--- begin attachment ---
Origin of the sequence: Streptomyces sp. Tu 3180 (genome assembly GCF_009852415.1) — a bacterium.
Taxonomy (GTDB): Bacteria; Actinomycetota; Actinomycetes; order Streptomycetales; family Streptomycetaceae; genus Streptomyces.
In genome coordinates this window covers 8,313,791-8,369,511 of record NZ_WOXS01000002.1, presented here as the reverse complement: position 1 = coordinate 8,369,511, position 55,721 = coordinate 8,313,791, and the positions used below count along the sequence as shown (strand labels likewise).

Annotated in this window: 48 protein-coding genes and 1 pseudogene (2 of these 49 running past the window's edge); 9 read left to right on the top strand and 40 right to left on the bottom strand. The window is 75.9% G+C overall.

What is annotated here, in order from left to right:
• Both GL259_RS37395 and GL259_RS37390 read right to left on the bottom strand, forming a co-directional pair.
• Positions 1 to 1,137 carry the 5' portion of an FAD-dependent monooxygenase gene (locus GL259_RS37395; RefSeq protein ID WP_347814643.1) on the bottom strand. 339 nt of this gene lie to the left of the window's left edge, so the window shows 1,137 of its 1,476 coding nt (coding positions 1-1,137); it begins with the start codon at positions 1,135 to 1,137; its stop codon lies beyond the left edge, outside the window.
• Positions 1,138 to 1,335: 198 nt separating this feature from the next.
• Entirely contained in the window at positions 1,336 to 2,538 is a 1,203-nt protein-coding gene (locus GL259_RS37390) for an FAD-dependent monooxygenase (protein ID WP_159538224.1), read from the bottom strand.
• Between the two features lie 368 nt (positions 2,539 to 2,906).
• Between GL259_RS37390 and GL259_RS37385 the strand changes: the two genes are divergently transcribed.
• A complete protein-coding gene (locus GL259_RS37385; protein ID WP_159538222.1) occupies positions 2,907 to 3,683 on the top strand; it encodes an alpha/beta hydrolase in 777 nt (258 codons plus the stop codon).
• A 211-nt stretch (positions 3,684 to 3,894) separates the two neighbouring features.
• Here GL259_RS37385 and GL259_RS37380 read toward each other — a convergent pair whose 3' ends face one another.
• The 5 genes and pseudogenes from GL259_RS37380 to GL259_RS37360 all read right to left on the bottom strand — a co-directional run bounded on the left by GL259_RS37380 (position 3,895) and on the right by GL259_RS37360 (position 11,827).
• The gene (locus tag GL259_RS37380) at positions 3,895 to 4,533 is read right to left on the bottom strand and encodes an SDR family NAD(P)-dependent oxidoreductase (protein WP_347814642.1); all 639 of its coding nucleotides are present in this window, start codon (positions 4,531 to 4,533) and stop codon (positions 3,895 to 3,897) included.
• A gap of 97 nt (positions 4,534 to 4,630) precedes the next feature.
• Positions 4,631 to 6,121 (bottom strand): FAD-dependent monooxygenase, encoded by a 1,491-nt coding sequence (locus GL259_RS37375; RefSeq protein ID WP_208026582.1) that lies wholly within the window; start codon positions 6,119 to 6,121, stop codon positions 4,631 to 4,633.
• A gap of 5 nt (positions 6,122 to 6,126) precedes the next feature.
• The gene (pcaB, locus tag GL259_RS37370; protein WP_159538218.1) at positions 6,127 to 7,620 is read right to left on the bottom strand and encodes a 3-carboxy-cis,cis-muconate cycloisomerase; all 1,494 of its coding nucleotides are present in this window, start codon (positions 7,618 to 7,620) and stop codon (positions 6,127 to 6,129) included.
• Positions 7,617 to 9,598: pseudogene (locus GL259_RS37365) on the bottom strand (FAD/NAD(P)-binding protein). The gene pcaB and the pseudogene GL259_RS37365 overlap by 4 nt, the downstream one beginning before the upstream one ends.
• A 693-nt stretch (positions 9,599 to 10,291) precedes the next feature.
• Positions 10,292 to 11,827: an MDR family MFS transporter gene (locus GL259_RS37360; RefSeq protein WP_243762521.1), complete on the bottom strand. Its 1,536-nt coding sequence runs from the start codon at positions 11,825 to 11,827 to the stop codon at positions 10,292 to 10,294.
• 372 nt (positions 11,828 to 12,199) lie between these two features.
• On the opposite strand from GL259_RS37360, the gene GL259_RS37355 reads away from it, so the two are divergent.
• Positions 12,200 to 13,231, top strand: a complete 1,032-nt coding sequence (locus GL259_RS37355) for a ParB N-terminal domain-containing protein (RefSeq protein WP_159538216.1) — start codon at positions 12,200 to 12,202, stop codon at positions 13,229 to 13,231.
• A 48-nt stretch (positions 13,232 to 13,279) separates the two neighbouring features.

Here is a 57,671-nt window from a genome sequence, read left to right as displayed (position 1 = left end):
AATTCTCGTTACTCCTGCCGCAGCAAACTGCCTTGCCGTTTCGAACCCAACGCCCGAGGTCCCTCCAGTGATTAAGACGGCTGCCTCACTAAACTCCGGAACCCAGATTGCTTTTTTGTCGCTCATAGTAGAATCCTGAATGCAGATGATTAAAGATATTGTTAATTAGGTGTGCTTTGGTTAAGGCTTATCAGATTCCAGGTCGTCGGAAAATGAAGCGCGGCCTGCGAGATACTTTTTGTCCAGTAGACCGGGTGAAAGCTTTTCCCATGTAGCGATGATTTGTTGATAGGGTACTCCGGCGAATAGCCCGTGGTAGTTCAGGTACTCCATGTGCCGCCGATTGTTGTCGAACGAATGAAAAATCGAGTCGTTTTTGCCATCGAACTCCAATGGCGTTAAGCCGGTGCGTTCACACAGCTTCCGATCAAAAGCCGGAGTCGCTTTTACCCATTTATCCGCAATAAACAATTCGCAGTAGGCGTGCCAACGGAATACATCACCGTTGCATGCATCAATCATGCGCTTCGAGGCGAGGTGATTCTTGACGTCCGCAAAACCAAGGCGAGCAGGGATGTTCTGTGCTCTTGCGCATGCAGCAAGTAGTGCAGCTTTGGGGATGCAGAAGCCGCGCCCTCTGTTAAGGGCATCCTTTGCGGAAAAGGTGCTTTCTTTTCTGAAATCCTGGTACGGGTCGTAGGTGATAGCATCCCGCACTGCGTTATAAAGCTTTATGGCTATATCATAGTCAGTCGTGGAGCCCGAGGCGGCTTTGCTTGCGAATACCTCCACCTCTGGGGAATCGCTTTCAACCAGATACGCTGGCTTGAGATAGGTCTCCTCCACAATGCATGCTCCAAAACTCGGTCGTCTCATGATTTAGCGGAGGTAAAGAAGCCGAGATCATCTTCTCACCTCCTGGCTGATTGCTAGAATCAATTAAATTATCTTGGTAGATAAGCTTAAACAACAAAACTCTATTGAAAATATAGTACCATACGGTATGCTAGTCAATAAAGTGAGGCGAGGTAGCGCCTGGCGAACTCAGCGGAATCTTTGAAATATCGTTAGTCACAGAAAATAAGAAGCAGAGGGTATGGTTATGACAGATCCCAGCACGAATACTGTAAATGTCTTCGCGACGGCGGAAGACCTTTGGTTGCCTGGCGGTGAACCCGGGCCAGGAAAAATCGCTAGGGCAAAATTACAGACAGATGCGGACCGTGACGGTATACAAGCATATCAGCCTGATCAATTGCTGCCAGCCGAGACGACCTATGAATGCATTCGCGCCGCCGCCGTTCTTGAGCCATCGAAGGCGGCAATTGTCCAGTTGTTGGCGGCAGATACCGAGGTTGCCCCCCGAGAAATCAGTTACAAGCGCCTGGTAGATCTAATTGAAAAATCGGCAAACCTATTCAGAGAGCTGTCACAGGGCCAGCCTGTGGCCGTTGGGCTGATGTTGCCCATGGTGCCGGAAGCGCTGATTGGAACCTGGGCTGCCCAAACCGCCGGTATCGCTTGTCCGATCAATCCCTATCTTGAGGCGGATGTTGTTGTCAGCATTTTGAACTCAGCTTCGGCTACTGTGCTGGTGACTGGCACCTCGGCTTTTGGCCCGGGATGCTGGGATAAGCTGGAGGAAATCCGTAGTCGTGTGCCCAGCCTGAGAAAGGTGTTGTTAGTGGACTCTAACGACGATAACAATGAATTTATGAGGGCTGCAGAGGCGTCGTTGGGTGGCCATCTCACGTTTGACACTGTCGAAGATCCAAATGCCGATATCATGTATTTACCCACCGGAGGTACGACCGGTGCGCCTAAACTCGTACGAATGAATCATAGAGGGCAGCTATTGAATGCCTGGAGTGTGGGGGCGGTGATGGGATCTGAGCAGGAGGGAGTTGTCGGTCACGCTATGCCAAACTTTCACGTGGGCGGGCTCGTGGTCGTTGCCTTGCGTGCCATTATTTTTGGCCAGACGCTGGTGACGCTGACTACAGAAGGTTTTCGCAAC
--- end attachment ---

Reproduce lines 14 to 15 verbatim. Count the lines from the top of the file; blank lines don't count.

• Here GL259_RS37385 and GL259_RS37380 read toward each other — a convergent pair whose 3' ends face one another.
• The 5 genes and pseudogenes from GL259_RS37380 to GL259_RS37360 all read right to left on the bottom strand — a co-directional run bounded on the left by GL259_RS37380 (position 3,895) and on the right by GL259_RS37360 (position 11,827).